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I would like to announce the availability of a high-performance
non-validating XML parser: Chilkat XML.
This parser is free for commercial or non-commercial use,
and can be redistributed royalty-free.
The reason this parser exists is to make it easy
to navigate large XML documents using a DOM
instead of SAX. The typical user is somebody with
a large document, 10MB perhaps, and is in a situation
where a typical DOM-based parser is too slow, but
using SAX takes too much programming effort.
Future directions for this parser include:
1) Encryption and digital signatures.
2) Parse-on-demand technology to allow the handling of
very large (100's of MBs) XML files that are memory-mapped
and parsed on demand (i.e. as you navigate through
the DOM, the document is parsed as needed.)
3) Parse From Compressed: XML files typically compress
very well, and the hope is to use parse-on-demand technology
on top of a decompress-on-demand technology.
Best regards, and I hope this can be of use to somebody.
At 12:54 AM 6/21/2002 +1000, Rick Jelliffe wrote:
>From: "Eric van der Vlist" <email@example.com>
> > I am happy to announce a first version of Xml Validation
> > Interoperability Framework (xvif), a proposal for embedding pipes of
> > transformations and validations within grammar based schema languages.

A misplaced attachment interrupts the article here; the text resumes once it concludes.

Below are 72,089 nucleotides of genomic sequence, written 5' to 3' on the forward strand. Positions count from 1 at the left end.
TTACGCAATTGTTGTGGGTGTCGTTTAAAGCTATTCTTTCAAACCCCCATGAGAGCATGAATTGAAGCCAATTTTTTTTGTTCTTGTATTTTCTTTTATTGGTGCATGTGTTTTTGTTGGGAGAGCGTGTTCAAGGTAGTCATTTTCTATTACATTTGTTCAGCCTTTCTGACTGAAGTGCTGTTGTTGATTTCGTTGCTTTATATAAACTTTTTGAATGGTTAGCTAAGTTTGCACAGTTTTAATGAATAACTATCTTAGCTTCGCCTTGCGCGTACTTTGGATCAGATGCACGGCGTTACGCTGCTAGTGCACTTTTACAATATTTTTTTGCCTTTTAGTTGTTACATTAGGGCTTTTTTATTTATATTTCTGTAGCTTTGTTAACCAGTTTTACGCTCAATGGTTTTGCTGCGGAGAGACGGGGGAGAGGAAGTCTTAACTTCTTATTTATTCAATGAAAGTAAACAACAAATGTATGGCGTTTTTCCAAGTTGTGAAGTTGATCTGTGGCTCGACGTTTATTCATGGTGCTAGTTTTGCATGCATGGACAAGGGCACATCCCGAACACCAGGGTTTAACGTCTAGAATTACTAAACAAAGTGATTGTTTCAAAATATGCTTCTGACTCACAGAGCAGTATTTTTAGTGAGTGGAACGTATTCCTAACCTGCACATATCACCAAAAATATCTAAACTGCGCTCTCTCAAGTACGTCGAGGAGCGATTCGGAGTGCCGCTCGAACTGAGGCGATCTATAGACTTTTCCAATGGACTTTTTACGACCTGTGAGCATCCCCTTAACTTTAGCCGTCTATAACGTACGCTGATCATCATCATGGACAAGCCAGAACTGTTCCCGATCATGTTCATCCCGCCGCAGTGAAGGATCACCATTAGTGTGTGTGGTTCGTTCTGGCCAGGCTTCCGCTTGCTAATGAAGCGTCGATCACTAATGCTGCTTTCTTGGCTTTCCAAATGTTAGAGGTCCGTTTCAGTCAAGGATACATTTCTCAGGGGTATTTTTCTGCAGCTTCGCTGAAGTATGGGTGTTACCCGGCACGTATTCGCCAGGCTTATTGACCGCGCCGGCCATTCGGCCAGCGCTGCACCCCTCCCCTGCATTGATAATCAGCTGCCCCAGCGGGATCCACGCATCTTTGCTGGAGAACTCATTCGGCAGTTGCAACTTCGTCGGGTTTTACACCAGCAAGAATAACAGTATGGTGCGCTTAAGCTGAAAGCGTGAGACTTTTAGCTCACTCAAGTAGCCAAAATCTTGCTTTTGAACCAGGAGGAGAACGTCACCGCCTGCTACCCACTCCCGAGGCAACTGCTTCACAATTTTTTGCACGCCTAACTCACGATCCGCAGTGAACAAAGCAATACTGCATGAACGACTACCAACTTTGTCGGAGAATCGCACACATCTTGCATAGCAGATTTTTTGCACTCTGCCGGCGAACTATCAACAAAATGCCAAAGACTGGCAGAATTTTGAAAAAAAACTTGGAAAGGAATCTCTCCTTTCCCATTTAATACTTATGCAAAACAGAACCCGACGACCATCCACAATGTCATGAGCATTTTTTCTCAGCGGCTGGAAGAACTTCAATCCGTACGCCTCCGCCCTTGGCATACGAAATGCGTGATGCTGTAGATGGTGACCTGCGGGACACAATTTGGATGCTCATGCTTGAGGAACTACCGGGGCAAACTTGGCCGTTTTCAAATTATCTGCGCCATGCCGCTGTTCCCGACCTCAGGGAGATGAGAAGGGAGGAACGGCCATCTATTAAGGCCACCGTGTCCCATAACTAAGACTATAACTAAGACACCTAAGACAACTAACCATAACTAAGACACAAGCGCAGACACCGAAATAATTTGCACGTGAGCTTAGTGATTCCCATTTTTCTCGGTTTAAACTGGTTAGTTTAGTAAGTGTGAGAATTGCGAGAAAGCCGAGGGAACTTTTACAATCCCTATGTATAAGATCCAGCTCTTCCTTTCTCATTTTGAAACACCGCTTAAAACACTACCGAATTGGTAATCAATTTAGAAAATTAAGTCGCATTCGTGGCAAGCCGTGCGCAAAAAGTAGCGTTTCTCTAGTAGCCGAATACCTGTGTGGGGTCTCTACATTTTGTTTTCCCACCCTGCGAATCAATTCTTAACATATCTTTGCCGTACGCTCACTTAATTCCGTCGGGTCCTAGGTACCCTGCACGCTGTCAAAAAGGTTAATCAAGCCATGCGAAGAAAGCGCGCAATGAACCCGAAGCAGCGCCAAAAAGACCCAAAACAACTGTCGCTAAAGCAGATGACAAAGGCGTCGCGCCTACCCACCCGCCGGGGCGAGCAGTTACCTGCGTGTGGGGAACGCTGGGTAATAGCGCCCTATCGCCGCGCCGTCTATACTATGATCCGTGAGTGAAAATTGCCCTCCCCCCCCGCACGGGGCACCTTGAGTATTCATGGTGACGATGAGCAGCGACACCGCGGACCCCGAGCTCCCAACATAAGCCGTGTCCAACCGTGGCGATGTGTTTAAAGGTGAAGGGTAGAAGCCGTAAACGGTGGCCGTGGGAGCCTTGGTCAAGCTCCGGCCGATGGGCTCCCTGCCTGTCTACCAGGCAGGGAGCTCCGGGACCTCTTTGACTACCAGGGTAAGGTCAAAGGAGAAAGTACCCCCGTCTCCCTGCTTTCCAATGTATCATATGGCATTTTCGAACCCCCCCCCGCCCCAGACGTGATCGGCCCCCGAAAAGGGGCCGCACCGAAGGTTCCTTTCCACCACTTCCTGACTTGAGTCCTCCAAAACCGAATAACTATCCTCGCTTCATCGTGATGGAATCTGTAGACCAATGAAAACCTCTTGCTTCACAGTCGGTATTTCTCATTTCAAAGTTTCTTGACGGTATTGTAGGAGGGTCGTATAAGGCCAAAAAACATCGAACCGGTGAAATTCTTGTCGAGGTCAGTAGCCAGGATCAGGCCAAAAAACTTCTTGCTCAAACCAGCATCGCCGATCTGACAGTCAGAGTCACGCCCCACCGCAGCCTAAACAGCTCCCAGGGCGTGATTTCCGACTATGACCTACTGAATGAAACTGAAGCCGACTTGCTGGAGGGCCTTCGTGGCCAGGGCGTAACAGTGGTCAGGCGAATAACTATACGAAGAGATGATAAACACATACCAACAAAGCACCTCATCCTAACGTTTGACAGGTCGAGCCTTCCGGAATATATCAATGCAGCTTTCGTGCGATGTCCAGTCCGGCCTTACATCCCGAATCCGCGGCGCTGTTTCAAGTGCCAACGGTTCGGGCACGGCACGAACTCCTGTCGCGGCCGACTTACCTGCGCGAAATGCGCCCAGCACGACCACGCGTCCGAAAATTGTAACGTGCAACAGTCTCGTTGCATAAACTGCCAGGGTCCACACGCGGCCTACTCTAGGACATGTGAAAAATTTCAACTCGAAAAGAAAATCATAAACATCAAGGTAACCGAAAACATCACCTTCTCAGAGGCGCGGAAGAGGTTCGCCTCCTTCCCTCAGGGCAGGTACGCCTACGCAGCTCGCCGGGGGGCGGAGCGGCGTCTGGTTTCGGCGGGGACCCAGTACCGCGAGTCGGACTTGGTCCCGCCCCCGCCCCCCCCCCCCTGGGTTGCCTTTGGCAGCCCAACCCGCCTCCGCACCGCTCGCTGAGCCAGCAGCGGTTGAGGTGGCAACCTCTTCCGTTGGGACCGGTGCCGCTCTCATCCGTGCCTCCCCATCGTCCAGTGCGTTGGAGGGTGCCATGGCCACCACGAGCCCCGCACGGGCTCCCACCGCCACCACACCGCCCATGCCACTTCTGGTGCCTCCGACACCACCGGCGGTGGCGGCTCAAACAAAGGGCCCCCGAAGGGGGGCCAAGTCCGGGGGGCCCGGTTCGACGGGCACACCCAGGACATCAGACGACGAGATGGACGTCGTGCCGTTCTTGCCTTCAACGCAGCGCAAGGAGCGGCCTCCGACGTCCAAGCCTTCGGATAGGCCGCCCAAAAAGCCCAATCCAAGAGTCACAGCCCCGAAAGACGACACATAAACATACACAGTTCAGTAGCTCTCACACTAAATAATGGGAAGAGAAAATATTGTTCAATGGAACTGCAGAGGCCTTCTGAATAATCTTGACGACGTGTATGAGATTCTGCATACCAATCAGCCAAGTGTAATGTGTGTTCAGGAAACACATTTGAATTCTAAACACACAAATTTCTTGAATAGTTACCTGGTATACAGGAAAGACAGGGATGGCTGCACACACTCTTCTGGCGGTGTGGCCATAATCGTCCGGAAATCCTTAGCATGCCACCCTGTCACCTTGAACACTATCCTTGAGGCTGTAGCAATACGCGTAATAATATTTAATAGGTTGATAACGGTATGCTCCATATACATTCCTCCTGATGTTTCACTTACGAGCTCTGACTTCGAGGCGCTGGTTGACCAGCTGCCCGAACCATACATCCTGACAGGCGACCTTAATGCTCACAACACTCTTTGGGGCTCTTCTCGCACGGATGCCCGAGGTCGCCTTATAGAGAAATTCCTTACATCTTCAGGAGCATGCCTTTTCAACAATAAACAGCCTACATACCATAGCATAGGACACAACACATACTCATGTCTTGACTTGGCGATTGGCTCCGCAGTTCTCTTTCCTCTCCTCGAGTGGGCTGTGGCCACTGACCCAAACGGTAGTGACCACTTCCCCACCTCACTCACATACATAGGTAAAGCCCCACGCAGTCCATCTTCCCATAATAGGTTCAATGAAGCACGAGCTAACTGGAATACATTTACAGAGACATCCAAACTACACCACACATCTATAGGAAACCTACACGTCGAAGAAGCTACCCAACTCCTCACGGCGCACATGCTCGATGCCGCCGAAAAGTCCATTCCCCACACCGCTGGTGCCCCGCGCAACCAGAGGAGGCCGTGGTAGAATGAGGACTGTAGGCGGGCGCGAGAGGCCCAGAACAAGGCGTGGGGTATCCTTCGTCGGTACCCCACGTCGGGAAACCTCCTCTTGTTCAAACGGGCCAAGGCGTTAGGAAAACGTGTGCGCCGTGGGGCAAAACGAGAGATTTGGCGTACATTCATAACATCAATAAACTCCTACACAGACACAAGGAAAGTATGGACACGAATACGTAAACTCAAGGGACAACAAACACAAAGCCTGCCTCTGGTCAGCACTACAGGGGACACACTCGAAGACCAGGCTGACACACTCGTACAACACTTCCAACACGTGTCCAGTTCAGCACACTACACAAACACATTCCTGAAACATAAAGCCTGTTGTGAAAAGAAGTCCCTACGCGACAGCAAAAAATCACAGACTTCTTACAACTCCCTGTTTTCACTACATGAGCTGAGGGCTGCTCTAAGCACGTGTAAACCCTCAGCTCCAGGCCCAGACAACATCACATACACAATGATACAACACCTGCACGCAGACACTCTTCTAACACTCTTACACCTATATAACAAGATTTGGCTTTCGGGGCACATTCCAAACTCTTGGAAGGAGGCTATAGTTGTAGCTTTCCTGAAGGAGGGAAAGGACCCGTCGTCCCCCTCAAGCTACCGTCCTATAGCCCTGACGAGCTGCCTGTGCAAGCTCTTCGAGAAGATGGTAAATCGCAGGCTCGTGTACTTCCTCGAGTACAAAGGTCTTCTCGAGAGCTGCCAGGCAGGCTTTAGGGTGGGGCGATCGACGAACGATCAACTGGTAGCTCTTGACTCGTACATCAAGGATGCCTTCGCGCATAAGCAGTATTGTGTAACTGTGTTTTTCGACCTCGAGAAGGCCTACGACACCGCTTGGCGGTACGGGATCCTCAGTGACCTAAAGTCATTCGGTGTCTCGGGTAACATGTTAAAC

>I am also happy to contribute a different approach to a modular validation
>framework for XML: Schemachine.
>The approach can be found at
>Like Eric's, this is a private initiative to stimulate discussion, explore
>approaches, clarify requirements and perhaps flush out some different
>The Schemachine approach will be very familiar if you have already familar
>with the XML Pipes or XML Pipelines material, or Xerces XNI or Cocoon
>sitemaps. (It is also related to the Connect little language I used for the
>Screamathon Torture Tests for Schematron.) For that reason, I have not
>offered an implementation to prove its implementability. (I believe it could
>even be implemented by transformation into a shell script.)
>The modular framework supports splitting a document into parts
>by various criteria and applying different validation languages to
>each part. Like XVIF it also supports splitting values into elements
>and validating them. The primary difference is that XVIF's approach is
>happening inside a schema language, while my approach happens outside.
>I welcome comments and public input, especially on XML-DEV.
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